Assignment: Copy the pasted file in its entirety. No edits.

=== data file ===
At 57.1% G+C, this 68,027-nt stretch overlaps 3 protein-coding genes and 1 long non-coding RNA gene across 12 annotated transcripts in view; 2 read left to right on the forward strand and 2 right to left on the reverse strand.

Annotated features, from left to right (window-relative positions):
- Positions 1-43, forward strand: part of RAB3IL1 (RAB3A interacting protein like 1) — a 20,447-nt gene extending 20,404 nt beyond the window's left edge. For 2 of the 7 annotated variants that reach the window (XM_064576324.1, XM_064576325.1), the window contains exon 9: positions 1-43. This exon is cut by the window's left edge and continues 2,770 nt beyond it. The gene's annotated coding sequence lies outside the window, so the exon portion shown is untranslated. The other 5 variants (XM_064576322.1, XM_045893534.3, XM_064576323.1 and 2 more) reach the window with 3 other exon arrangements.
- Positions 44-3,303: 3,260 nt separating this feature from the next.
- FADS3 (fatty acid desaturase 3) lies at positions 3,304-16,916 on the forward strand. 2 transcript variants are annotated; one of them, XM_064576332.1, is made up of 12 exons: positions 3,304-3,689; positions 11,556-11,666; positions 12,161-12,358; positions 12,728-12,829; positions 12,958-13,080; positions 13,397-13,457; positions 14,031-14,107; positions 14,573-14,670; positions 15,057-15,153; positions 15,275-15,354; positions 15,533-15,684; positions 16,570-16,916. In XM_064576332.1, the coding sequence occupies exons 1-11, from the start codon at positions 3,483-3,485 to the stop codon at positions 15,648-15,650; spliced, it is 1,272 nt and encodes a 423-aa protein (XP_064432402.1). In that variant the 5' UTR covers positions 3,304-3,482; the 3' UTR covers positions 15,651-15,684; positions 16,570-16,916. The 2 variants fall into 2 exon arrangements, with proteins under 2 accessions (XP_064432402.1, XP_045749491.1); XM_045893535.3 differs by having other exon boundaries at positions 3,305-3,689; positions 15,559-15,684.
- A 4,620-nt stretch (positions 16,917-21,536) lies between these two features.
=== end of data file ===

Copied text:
At 57.1% G+C, this 68,027-nt stretch overlaps 3 protein-coding genes and 1 long non-coding RNA gene across 12 annotated transcripts in view; 2 read left to right on the forward strand and 2 right to left on the reverse strand.

Annotated features, from left to right (window-relative positions):
- Positions 1-43, forward strand: part of RAB3IL1 (RAB3A interacting protein like 1) — a 20,447-nt gene extending 20,404 nt beyond the window's left edge. For 2 of the 7 annotated variants that reach the window (XM_064576324.1, XM_064576325.1), the window contains exon 9: positions 1-43. This exon is cut by the window's left edge and continues 2,770 nt beyond it. The gene's annotated coding sequence lies outside the window, so the exon portion shown is untranslated. The other 5 variants (XM_064576322.1, XM_045893534.3, XM_064576323.1 and 2 more) reach the window with 3 other exon arrangements.
- Positions 44-3,303: 3,260 nt separating this feature from the next.
- FADS3 (fatty acid desaturase 3) lies at positions 3,304-16,916 on the forward strand. 2 transcript variants are annotated; one of them, XM_064576332.1, is made up of 12 exons: positions 3,304-3,689; positions 11,556-11,666; positions 12,161-12,358; positions 12,728-12,829; positions 12,958-13,080; positions 13,397-13,457; positions 14,031-14,107; positions 14,573-14,670; positions 15,057-15,153; positions 15,275-15,354; positions 15,533-15,684; positions 16,570-16,916. In XM_064576332.1, the coding sequence occupies exons 1-11, from the start codon at positions 3,483-3,485 to the stop codon at positions 15,648-15,650; spliced, it is 1,272 nt and encodes a 423-aa protein (XP_064432402.1). In that variant the 5' UTR covers positions 3,304-3,482; the 3' UTR covers positions 15,651-15,684; positions 16,570-16,916. The 2 variants fall into 2 exon arrangements, with proteins under 2 accessions (XP_064432402.1, XP_045749491.1); XM_045893535.3 differs by having other exon boundaries at positions 3,305-3,689; positions 15,559-15,684.
- A 4,620-nt stretch (positions 16,917-21,536) lies between these two features.